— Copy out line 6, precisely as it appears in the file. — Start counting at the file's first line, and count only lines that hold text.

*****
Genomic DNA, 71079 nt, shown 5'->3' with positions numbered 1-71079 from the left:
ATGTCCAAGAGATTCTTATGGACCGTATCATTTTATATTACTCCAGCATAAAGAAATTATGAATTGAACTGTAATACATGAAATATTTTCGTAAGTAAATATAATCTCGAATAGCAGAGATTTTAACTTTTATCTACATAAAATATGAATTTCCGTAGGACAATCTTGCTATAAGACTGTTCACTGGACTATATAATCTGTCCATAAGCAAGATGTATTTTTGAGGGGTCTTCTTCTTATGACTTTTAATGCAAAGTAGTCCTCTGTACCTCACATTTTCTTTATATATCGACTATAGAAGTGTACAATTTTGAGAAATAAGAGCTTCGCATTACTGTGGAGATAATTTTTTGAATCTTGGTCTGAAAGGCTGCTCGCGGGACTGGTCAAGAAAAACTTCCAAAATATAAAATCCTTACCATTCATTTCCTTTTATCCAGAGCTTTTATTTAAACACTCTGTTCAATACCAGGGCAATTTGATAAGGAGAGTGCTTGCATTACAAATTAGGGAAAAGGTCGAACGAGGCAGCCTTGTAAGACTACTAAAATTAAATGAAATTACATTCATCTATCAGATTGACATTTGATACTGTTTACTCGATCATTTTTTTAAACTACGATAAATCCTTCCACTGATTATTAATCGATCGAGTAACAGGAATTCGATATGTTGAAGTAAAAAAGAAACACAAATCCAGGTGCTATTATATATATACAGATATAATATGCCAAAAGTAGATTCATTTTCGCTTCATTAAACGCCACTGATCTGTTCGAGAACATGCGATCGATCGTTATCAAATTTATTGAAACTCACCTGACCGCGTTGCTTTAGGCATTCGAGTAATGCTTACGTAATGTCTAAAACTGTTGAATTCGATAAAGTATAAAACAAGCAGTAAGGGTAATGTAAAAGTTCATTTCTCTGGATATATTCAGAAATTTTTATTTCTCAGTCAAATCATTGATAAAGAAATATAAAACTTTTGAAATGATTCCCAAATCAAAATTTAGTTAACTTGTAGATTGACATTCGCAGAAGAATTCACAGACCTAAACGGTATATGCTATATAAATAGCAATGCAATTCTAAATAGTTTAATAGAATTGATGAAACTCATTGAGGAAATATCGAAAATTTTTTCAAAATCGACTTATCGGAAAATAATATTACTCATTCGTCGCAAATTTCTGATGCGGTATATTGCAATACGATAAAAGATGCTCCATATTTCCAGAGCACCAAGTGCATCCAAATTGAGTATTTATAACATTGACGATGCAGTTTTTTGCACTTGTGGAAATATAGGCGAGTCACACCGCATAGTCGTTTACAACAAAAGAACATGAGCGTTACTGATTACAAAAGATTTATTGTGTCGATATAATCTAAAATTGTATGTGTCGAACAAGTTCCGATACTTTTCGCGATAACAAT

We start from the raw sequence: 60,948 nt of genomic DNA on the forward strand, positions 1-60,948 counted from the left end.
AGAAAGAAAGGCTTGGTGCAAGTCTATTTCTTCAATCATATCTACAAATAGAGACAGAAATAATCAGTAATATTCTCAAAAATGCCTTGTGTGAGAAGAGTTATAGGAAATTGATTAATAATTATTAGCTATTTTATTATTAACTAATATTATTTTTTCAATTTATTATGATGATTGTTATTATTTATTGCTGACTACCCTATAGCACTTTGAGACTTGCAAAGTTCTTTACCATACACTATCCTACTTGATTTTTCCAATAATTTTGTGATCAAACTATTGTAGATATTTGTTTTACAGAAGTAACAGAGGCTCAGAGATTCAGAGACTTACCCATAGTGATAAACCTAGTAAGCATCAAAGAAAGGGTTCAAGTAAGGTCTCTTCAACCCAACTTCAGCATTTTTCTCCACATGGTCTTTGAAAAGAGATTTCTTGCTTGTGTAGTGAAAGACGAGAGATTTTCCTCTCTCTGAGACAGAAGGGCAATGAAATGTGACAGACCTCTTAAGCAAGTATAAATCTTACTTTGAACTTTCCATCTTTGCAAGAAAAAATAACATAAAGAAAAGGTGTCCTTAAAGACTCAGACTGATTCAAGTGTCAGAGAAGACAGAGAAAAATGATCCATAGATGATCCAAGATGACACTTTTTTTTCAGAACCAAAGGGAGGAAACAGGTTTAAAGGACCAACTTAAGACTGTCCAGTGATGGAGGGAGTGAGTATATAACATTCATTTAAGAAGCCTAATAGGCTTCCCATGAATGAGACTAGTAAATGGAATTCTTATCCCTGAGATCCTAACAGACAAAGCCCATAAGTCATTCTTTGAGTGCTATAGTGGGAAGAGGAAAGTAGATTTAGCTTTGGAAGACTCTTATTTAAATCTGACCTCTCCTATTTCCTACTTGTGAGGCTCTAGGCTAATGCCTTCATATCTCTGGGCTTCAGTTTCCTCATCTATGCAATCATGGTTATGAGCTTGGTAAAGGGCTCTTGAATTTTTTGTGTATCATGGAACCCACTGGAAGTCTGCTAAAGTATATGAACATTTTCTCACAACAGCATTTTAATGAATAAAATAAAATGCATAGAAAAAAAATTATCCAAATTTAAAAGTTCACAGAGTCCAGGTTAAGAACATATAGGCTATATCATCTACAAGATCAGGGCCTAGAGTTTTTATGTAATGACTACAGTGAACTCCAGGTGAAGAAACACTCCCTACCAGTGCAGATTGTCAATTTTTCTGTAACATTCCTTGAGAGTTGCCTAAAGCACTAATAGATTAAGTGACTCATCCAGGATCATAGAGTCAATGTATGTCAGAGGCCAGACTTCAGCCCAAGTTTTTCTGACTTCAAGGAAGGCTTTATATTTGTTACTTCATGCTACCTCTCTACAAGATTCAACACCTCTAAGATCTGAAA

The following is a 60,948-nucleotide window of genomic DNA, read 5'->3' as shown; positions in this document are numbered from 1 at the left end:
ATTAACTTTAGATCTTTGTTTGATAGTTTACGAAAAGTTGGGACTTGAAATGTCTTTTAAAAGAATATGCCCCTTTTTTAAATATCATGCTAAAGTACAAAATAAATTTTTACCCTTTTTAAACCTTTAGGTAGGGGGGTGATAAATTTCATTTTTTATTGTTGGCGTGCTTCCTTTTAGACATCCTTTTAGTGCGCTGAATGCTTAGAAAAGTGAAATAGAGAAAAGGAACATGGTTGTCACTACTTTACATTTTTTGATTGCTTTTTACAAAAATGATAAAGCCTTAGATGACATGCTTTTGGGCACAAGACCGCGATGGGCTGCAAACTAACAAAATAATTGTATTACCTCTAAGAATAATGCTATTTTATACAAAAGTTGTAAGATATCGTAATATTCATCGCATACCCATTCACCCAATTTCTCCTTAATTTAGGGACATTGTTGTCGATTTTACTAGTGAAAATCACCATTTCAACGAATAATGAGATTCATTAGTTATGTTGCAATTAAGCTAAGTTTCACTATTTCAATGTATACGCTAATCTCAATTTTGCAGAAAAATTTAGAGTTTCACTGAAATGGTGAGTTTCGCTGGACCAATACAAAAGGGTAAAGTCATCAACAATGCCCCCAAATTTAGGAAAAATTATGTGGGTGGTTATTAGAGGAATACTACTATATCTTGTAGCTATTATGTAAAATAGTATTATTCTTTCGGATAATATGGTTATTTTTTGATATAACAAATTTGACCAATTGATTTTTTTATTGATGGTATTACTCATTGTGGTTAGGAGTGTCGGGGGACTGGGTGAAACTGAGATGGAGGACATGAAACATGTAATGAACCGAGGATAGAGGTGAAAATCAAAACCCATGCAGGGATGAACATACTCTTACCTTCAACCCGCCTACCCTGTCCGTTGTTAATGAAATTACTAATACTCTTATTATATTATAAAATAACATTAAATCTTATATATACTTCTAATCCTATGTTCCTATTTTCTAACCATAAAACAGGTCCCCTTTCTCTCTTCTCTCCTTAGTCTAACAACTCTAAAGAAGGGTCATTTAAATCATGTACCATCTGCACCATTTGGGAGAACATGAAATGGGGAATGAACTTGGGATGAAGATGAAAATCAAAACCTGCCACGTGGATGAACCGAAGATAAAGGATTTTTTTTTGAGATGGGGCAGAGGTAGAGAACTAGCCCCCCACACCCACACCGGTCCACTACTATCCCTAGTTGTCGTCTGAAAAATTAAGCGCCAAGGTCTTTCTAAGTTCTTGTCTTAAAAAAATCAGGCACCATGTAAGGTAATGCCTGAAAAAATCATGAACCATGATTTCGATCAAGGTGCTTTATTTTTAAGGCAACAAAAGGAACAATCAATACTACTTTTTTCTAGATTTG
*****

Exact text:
ATTAACTTTAGATCTTTGTTTGATAGTTTACGAAAAGTTGGGACTTGAAATGTCTTTTAAAAGAATATGCCCCTTTTTTAAATATCATGCTAAAGTACAAAATAAATTTTTACCCTTTTTAAACCTTTAGGTAGGGGGGTGATAAATTTCATTTTTTATTGTTGGCGTGCTTCCTTTTAGACATCCTTTTAGTGCGCTGAATGCTTAGAAAAGTGAAATAGAGAAAAGGAACATGGTTGTCACTACTTTACATTTTTTGATTGCTTTTTACAAAAATGATAAAGCCTTAGATGACATGCTTTTGGGCACAAGACCGCGATGGGCTGCAAACTAACAAAATAATTGTATTACCTCTAAGAATAATGCTATTTTATACAAAAGTTGTAAGATATCGTAATATTCATCGCATACCCATTCACCCAATTTCTCCTTAATTTAGGGACATTGTTGTCGATTTTACTAGTGAAAATCACCATTTCAACGAATAATGAGATTCATTAGTTATGTTGCAATTAAGCTAAGTTTCACTATTTCAATGTATACGCTAATCTCAATTTTGCAGAAAAATTTAGAGTTTCACTGAAATGGTGAGTTTCGCTGGACCAATACAAAAGGGTAAAGTCATCAACAATGCCCCCAAATTTAGGAAAAATTATGTGGGTGGTTATTAGAGGAATACTACTATATCTTGTAGCTATTATGTAAAATAGTATTATTCTTTCGGATAATATGGTTATTTTTTGATATAACAAATTTGACCAATTGATTTTTTTATTGATGGTATTACTCATTGTGGTTAGGAGTGTCGGGGGACTGGGTGAAACTGAGATGGAGGACATGAAACATGTAATGAACCGAGGATAGAGGTGAAAATCAAAACCCATGCAGGGATGAACATACTCTTACCTTCAACCCGCCTACCCTGTCCGTTGTTAATGAAATTACTAATACTCTTATTATATTATAAAATAACATTAAATCTTATATATACTTCTAATCCTATGTTCCTATTTTCTAACCATAAAACAGGTCCCCTTTCTCTCTTCTCTCCTTAGTCTAACAACTCTAAAGAAGGGTCATTTAAATCATGTACCATCTGCACCATTTGGGAGAACATGAAATGGGGAATGAACTTGGGATGAAGATGAAAATCAAAACCTGCCACGTGGATGAACCGAAGATAAAGGATTTTTTTTTGAGATGGGGCAGAGGTAGAGAACTAGCCCCCCACACCCACACCGGTCCACTACTATCCCTAGTTGTCGTCTGAAAAATTAAGCGCCAAGGTCTTTCTAAGTTCTTGTCTTAAAAAAATCAGGCACCATGTAAGGTAATGCCTGAAAAAATCATGAACCATGATTTCGATCAAGGTGCTTTATTTTTAAGGCAACAAAAGGAACAATCAATACTACTTTTTTCTAGATTTG